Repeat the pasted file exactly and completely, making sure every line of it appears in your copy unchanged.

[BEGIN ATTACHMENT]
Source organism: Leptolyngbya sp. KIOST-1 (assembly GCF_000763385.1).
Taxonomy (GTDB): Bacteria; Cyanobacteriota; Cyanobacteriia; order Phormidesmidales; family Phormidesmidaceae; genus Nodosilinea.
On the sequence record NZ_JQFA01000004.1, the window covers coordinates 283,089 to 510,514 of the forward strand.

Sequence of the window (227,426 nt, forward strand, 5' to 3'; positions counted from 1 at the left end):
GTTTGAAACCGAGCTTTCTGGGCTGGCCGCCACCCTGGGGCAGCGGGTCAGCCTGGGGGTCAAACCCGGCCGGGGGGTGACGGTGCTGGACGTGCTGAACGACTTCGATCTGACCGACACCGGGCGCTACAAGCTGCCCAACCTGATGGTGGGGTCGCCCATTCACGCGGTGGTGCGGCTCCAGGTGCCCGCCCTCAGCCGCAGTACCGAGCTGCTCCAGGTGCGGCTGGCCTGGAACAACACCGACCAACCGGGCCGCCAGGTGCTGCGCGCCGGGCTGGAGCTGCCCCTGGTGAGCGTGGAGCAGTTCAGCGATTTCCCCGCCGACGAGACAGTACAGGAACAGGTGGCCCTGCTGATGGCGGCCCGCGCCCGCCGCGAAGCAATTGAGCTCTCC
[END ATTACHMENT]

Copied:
Source organism: Leptolyngbya sp. KIOST-1 (assembly GCF_000763385.1).
Taxonomy (GTDB): Bacteria; Cyanobacteriota; Cyanobacteriia; order Phormidesmidales; family Phormidesmidaceae; genus Nodosilinea.
On the sequence record NZ_JQFA01000004.1, the window covers coordinates 283,089 to 510,514 of the forward strand.

Sequence of the window (227,426 nt, forward strand, 5' to 3'; positions counted from 1 at the left end):
GTTTGAAACCGAGCTTTCTGGGCTGGCCGCCACCCTGGGGCAGCGGGTCAGCCTGGGGGTCAAACCCGGCCGGGGGGTGACGGTGCTGGACGTGCTGAACGACTTCGATCTGACCGACACCGGGCGCTACAAGCTGCCCAACCTGATGGTGGGGTCGCCCATTCACGCGGTGGTGCGGCTCCAGGTGCCCGCCCTCAGCCGCAGTACCGAGCTGCTCCAGGTGCGGCTGGCCTGGAACAACACCGACCAACCGGGCCGCCAGGTGCTGCGCGCCGGGCTGGAGCTGCCCCTGGTGAGCGTGGAGCAGTTCAGCGATTTCCCCGCCGACGAGACAGTACAGGAACAGGTGGCCCTGCTGATGGCGGCCCGCGCCCGCCGCGAAGCAATTGAGCTCTCC